While Google Glass remains in stasis, a Vancouver-based company isn't waiting to roll out high-tech specs that display information before your eyes.
And while the company doesn't actively position itself as a competitor for Google Glass, there's no denying a few similarities.
Like Google Glass, Recon Jet has a heads-up display that shows information right before your right eye.
But unlike Google's product, which shows a variety of apps (and has been criticized for making wearers look like "assholes") Recon Jet has a specific focus on fitness, and providing info such as your heart rate and distance travelled on a run.
Recon Jet's heads-up display, which sits just below the right eye.
The Recon Jet has been in development for almost a decade, after company founders Hamid Abdollahi, Fraser Hall and Dan Eisenhardt began developing eyewear with fitness information while studying at UBC in 2006.
They produced ski goggles with real-time info before developing their latest product, which is basically a pair of sporty sunglasses with a heads-up display.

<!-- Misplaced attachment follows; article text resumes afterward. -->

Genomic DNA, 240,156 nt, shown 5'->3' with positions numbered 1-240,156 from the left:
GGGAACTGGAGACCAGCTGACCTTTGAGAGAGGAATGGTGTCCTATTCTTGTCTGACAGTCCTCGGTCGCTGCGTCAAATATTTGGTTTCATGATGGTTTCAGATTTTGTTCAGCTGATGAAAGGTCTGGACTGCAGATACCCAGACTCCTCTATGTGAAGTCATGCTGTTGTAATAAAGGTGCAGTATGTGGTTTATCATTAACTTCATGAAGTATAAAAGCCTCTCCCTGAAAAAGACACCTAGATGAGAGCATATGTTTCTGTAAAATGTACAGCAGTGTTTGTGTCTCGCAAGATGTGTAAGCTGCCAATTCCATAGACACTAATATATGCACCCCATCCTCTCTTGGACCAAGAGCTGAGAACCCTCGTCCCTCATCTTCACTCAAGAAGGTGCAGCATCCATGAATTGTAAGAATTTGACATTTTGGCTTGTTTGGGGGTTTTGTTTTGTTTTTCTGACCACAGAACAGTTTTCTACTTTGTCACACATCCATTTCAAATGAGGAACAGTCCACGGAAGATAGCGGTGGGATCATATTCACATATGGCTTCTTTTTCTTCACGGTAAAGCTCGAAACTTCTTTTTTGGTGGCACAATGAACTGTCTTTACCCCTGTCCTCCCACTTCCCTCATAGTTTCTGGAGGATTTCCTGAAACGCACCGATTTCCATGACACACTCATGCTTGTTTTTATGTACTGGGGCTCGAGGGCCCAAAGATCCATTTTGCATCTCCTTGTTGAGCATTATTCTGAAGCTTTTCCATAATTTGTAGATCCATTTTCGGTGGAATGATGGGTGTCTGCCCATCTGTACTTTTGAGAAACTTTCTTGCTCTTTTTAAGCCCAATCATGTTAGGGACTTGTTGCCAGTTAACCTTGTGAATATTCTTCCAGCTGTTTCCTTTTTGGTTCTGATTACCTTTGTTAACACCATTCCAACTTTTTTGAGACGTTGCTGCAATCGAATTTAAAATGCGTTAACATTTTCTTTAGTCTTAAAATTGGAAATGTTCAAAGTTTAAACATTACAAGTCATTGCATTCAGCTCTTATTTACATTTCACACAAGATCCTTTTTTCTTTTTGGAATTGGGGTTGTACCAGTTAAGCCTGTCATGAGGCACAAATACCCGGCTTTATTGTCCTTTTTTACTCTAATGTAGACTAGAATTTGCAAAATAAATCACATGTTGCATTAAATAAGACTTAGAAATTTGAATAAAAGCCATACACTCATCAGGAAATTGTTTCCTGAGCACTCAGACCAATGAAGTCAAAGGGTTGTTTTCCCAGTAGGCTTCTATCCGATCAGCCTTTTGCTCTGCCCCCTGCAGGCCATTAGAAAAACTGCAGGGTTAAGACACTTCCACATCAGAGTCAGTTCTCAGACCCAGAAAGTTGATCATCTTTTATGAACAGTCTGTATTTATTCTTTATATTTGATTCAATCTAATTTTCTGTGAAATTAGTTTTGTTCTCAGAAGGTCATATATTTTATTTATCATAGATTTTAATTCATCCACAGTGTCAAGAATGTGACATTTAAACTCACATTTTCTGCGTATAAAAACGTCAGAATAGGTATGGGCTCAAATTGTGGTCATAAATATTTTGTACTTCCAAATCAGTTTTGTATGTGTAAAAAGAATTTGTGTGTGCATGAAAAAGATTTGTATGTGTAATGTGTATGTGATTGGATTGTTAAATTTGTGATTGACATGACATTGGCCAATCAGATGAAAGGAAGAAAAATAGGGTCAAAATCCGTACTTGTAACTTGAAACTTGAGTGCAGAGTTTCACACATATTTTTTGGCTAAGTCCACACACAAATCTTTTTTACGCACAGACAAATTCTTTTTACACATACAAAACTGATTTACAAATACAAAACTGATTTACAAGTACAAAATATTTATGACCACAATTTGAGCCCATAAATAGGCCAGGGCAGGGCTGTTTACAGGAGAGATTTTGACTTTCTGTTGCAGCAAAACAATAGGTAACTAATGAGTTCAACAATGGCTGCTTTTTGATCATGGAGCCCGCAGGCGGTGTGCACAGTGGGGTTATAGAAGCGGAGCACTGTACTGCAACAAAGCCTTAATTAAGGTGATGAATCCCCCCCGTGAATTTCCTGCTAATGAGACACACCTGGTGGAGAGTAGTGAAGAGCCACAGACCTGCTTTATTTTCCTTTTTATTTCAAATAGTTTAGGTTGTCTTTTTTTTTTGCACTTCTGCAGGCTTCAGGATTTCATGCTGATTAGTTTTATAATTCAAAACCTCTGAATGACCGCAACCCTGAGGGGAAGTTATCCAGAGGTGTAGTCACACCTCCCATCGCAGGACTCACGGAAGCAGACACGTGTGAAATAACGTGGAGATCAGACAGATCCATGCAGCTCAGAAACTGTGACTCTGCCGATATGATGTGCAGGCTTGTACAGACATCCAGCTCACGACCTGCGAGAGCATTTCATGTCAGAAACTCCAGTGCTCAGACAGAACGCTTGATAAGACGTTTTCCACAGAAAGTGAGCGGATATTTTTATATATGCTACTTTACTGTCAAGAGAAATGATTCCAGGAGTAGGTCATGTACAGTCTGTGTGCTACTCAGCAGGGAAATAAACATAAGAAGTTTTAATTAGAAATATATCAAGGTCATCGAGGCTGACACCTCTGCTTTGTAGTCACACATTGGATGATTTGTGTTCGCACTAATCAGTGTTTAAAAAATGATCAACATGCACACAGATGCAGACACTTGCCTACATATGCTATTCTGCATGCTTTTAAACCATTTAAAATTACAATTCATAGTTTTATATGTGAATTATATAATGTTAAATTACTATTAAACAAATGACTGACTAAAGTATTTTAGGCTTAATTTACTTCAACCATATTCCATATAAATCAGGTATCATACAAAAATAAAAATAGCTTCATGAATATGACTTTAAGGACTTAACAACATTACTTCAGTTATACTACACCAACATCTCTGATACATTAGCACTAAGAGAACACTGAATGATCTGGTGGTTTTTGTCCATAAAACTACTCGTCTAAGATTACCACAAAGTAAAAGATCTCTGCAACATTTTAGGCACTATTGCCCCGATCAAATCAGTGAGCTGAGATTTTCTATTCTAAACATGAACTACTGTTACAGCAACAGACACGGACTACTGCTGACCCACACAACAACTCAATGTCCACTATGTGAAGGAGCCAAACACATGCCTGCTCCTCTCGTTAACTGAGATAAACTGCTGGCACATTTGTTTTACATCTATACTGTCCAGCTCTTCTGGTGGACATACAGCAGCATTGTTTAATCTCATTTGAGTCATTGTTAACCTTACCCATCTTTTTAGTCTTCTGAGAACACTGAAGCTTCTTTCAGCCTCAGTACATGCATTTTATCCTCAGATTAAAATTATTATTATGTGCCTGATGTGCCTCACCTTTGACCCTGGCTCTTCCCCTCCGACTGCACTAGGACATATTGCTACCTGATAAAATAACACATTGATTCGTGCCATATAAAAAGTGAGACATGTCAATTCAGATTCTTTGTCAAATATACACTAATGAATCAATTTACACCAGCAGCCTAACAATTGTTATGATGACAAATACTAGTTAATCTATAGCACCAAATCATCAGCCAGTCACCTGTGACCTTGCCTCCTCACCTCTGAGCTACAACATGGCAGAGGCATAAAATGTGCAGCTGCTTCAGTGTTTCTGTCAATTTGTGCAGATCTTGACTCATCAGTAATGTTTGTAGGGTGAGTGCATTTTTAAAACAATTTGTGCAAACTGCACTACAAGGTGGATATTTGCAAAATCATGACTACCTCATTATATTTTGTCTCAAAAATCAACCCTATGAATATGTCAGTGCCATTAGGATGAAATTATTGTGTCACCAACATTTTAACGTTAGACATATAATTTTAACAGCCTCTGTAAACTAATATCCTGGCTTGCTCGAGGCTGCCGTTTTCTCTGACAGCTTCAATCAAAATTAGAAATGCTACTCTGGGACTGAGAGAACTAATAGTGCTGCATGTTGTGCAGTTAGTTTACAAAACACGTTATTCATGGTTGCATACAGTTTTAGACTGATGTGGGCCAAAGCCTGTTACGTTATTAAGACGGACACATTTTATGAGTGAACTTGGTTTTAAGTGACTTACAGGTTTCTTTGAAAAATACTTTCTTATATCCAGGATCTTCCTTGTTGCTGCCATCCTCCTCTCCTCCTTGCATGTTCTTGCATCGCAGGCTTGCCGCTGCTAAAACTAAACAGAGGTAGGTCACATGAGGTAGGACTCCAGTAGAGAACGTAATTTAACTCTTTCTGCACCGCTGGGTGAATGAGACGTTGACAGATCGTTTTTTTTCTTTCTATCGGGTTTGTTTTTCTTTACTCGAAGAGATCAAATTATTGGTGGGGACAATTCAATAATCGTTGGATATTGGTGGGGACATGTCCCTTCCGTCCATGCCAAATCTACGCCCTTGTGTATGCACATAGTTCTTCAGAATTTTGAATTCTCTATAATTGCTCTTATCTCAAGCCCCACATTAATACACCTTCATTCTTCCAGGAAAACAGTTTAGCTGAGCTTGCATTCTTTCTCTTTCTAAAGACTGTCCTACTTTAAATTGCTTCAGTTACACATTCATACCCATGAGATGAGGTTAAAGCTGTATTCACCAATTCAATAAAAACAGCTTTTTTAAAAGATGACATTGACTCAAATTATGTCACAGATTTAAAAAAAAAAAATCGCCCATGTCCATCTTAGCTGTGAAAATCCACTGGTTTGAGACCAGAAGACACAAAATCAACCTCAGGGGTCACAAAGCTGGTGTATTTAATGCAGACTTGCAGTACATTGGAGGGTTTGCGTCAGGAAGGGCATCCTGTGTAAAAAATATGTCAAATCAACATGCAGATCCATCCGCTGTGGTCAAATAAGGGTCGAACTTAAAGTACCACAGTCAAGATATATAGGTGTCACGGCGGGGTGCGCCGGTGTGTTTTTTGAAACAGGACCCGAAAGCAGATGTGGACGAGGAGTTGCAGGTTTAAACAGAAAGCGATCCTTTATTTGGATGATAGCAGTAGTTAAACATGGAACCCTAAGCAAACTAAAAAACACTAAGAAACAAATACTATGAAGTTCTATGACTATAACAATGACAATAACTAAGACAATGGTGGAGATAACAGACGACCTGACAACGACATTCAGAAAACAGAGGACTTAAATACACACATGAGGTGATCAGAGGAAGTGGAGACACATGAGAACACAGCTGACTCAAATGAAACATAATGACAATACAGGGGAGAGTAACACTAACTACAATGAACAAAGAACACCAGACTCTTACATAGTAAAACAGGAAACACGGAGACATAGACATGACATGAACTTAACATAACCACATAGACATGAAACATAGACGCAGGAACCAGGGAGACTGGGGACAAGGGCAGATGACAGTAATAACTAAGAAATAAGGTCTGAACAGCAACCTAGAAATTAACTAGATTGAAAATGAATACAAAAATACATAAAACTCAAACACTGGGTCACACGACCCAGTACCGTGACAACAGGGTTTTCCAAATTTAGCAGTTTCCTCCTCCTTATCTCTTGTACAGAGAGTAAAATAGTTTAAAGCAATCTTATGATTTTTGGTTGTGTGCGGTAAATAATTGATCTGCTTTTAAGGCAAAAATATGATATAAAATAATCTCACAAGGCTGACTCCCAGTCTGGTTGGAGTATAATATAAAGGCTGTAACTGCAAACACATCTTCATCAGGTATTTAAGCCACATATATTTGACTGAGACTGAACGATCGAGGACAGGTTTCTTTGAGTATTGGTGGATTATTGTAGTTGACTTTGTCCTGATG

Google Glass' introduction actually provided a boost for Recon because it helped raise awareness of what smart eyewear could be, chief marketing officer Tom Fowler told The Huffington Post Canada.
"For Recon, it was nothing but a gift to have Google enter the party, and particularly enter the party with a different perspective from Recon, so it was clear what the differences were," he said.
Tom Fowler, chief marketing officer for Recon Instruments, shows off the Recon Jet.
The Huffington Post Canada tried out the product at the launch event this week.
The heads-up display can be navigated easily and it doesn't obstruct one's view, though it's easy to imagine the glasses falling off during an intense run.
But that wasn't the case for Sean O'Kane, a writer at tech site The Verge, who called them "sporty smart glasses you might actually want."
The Recon Jet might not always be so alone in the wearable tech market. Google Glass could yet rise again, and Sony has opened pre-orders for its Smart EyeGlass.
But Fowler believes there's value in making smart eyewear with an activity-specific focus. And at $699, it's cheaper than the Google (US$1,500) and Sony ($840) products.
"The pathway is clear for Jet," he said.
Take a look at Recon Jet's Vancouver launch event: